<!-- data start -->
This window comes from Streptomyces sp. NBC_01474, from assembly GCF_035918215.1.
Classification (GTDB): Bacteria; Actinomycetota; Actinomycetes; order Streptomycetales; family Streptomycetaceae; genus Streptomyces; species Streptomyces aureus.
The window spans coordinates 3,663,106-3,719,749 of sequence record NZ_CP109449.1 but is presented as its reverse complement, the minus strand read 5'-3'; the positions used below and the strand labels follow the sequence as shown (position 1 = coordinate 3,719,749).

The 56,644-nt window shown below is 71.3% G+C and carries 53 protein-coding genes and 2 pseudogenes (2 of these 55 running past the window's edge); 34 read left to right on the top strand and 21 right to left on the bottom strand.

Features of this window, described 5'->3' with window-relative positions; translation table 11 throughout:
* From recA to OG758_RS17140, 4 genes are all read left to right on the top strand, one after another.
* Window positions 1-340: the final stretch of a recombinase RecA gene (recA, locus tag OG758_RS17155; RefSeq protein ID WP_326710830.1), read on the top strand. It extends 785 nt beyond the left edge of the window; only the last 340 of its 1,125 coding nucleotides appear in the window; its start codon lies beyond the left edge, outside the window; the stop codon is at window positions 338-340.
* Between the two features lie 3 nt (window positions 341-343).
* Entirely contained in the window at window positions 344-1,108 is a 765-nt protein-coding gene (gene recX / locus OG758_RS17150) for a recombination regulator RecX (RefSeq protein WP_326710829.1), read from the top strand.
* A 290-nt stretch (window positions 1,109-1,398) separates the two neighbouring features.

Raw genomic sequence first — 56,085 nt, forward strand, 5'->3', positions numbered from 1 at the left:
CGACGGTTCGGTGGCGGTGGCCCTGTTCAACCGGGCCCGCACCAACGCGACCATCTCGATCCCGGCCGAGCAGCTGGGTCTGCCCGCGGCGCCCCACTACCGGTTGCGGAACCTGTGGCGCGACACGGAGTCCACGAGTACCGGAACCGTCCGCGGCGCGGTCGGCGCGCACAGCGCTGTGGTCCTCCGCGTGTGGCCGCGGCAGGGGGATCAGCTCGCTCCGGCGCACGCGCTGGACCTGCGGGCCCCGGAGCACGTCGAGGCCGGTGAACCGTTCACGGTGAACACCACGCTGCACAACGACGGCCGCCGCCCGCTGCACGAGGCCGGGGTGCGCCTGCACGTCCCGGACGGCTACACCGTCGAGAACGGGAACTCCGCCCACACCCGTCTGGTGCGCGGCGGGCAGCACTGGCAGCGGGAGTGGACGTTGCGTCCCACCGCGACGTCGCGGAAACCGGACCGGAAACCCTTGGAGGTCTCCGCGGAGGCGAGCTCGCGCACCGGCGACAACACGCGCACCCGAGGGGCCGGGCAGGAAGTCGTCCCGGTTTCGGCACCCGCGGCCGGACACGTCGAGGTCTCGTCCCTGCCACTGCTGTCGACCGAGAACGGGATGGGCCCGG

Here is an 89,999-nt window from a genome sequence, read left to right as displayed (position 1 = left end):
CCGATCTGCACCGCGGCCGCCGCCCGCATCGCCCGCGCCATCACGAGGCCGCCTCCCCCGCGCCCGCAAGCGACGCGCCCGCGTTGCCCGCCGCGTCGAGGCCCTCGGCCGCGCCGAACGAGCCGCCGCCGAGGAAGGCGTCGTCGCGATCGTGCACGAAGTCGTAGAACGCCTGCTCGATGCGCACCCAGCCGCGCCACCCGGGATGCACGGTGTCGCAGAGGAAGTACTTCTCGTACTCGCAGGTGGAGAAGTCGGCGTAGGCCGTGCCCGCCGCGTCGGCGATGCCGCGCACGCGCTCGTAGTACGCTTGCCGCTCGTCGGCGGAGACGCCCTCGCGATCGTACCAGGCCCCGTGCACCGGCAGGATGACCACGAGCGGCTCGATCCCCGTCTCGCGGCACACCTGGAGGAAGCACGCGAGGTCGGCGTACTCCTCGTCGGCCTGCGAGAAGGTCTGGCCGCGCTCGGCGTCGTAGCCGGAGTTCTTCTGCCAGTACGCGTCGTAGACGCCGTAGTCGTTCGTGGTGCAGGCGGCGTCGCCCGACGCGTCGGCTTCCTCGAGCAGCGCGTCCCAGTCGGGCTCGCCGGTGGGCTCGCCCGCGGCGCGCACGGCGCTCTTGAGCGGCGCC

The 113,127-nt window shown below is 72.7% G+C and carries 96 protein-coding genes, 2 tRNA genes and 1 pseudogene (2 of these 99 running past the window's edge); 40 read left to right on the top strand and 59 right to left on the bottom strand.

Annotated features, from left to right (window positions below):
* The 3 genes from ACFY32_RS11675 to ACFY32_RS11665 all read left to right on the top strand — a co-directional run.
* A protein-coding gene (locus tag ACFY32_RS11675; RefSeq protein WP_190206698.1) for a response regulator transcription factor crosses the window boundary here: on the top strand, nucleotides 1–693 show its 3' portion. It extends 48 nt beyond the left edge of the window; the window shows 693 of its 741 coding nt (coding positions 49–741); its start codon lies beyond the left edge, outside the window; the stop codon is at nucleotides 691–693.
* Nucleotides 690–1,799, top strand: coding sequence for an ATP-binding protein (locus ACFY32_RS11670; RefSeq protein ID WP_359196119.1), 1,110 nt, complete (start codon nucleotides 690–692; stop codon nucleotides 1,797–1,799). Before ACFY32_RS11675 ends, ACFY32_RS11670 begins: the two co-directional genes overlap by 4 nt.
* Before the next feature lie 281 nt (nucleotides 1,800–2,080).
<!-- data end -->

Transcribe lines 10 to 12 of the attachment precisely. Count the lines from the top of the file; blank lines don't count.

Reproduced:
* A 290-nt stretch (window positions 1,109-1,398) separates the two neighbouring features.

Raw genomic sequence first — 56,085 nt, forward strand, 5'->3', positions numbered from 1 at the left:
CGACGGTTCGGTGGCGGTGGCCCTGTTCAACCGGGCCCGCACCAACGCGACCATCTCGATCCCGGCCGAGCAGCTGGGTCTGCCCGCGGCGCCCCACTACCGGTTGCGGAACCTGTGGCGCGACACGGAGTCCACGAGTACCGGAACCGTCCGCGGCGCGGTCGGCGCGCACAGCGCTGTGGTCCTCCGCGTGTGGCCGCGGCAGGGGGATCAGCTCGCTCCGGCGCACGCGCTGGACCTGCGGGCCCCGGAGCACGTCGAGGCCGGTGAACCGTTCACGGTGAACACCACGCTGCACAACGACGGCCGCCGCCCGCTGCACGAGGCCGGGGTGCGCCTGCACGTCCCGGACGGCTACACCGTCGAGAACGGGAACTCCGCCCACACCCGTCTGGTGCGCGGCGGGCAGCACTGGCAGCGGGAGTGGACGTTGCGTCCCACCGCGACGTCGCGGAAACCGGACCGGAAACCCTTGGAGGTCTCCGCGGAGGCGAGCTCGCGCACCGGCGACAACACGCGCACCCGAGGGGCCGGGCAGGAAGTCGTCCCGGTTTCGGCACCCGCGGCCGGACACGTCGAGGTCTCGTCCCTGCCACTGCTGTCGACCGAGAACGGGATGGGCCCGG